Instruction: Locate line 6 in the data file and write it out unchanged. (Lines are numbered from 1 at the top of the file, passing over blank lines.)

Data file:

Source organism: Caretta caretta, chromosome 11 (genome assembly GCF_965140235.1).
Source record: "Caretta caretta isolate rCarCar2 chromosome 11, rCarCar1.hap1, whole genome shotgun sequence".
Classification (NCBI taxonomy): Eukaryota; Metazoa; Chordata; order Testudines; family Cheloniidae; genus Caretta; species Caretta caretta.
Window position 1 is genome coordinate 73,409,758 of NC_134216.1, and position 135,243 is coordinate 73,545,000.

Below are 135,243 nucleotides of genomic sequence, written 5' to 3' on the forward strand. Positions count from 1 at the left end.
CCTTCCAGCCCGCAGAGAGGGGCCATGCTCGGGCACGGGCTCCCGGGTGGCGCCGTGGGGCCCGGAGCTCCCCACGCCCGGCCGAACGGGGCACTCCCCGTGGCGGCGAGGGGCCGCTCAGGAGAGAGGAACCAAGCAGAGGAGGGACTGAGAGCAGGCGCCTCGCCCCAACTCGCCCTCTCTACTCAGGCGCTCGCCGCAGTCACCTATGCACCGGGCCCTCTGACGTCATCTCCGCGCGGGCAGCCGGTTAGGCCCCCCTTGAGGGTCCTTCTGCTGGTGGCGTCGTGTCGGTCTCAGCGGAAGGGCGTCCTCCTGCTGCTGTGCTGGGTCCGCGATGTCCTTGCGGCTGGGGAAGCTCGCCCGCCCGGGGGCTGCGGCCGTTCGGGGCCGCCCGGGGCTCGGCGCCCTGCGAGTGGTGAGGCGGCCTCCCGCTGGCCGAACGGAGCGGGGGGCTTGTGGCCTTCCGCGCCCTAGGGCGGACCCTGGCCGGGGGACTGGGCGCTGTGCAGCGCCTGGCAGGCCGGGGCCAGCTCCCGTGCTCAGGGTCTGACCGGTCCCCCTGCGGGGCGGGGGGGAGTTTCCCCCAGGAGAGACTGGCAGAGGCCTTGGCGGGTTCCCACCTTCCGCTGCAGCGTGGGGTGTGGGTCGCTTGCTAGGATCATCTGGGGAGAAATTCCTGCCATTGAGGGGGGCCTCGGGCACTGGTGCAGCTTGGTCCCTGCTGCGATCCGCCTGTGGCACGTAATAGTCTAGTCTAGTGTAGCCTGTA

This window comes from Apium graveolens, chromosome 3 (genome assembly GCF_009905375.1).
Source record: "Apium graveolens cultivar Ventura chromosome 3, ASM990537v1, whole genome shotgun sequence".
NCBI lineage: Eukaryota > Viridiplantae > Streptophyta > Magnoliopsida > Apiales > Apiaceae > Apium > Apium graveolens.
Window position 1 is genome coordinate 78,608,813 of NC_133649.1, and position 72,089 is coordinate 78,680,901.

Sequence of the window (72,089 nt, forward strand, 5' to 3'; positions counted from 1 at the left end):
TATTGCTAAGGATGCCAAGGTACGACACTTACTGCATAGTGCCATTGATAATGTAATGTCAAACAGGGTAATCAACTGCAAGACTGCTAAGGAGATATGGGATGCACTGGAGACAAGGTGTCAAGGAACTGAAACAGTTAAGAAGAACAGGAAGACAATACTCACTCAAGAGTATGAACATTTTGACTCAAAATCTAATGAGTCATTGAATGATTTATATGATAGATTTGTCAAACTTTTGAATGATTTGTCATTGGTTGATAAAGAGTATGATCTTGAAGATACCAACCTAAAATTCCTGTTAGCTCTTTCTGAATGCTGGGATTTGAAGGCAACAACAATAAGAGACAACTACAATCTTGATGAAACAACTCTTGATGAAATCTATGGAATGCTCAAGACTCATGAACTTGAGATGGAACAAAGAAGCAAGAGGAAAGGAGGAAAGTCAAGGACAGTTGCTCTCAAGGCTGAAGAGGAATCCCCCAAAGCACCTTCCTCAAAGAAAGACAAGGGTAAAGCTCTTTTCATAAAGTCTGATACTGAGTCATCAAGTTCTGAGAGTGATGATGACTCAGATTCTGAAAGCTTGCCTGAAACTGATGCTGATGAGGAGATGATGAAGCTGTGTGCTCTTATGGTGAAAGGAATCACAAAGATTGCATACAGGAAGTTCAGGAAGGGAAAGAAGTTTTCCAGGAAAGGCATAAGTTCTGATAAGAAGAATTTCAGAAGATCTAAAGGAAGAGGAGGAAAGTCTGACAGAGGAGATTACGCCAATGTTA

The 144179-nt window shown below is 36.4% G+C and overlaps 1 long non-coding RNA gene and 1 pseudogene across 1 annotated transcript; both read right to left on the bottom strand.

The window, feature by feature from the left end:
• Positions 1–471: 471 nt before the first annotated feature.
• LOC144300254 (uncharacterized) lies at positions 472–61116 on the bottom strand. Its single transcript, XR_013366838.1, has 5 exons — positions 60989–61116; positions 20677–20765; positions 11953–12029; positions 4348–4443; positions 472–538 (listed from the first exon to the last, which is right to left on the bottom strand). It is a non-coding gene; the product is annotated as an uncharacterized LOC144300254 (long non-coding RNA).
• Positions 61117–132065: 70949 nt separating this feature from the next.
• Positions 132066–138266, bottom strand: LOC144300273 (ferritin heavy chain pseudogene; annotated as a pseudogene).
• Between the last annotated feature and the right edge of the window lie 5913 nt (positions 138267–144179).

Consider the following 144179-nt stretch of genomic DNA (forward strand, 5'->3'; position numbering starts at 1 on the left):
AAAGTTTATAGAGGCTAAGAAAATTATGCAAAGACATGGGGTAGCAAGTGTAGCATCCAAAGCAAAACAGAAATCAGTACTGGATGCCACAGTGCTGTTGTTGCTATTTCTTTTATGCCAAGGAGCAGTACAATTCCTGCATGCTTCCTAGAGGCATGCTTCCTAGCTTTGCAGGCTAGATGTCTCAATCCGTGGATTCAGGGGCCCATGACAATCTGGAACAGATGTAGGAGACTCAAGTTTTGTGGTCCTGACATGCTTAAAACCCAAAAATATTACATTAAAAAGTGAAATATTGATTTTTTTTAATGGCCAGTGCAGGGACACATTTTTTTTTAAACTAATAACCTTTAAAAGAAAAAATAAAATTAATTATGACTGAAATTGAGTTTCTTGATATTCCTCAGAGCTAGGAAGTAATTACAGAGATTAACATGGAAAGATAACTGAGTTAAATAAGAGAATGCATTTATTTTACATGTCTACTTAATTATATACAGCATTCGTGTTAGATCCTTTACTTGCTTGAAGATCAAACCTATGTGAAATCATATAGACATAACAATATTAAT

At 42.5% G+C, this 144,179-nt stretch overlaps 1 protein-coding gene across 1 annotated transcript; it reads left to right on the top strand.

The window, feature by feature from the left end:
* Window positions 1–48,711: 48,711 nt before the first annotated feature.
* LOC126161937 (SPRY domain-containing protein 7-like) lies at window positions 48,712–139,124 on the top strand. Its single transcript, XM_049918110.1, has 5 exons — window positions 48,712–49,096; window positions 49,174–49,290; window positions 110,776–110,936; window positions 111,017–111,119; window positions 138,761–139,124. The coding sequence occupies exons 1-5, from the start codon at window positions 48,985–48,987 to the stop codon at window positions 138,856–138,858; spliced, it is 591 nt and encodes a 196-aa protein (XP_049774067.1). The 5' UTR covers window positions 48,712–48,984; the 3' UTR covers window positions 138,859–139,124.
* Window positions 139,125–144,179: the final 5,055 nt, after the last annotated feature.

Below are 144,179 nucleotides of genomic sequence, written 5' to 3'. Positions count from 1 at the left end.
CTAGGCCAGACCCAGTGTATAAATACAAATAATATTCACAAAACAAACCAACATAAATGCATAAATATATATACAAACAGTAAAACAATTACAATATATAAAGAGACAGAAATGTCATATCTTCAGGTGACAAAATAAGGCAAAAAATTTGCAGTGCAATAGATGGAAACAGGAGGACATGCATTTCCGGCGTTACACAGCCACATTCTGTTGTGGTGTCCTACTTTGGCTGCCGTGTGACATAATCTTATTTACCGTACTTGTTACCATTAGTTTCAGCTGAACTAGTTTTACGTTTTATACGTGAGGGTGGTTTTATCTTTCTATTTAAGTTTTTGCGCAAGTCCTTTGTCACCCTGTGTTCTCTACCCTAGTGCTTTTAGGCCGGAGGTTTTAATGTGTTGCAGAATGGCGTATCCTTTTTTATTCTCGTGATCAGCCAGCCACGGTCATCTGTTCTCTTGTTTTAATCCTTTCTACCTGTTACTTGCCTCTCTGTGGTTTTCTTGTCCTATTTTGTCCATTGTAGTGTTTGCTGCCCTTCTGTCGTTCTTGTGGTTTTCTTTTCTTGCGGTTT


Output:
CCTTCCAGCCCGCAGAGAGGGGCCATGCTCGGGCACGGGCTCCCGGGTGGCGCCGTGGGGCCCGGAGCTCCCCACGCCCGGCCGAACGGGGCACTCCCCGTGGCGGCGAGGGGCCGCTCAGGAGAGAGGAACCAAGCAGAGGAGGGACTGAGAGCAGGCGCCTCGCCCCAACTCGCCCTCTCTACTCAGGCGCTCGCCGCAGTCACCTATGCACCGGGCCCTCTGACGTCATCTCCGCGCGGGCAGCCGGTTAGGCCCCCCTTGAGGGTCCTTCTGCTGGTGGCGTCGTGTCGGTCTCAGCGGAAGGGCGTCCTCCTGCTGCTGTGCTGGGTCCGCGATGTCCTTGCGGCTGGGGAAGCTCGCCCGCCCGGGGGCTGCGGCCGTTCGGGGCCGCCCGGGGCTCGGCGCCCTGCGAGTGGTGAGGCGGCCTCCCGCTGGCCGAACGGAGCGGGGGGCTTGTGGCCTTCCGCGCCCTAGGGCGGACCCTGGCCGGGGGACTGGGCGCTGTGCAGCGCCTGGCAGGCCGGGGCCAGCTCCCGTGCTCAGGGTCTGACCGGTCCCCCTGCGGGGCGGGGGGGAGTTTCCCCCAGGAGAGACTGGCAGAGGCCTTGGCGGGTTCCCACCTTCCGCTGCAGCGTGGGGTGTGGGTCGCTTGCTAGGATCATCTGGGGAGAAATTCCTGCCATTGAGGGGGGCCTCGGGCACTGGTGCAGCTTGGTCCCTGCTGCGATCCGCCTGTGGCACGTAATAGTCTAGTCTAGTGTAGCCTGTA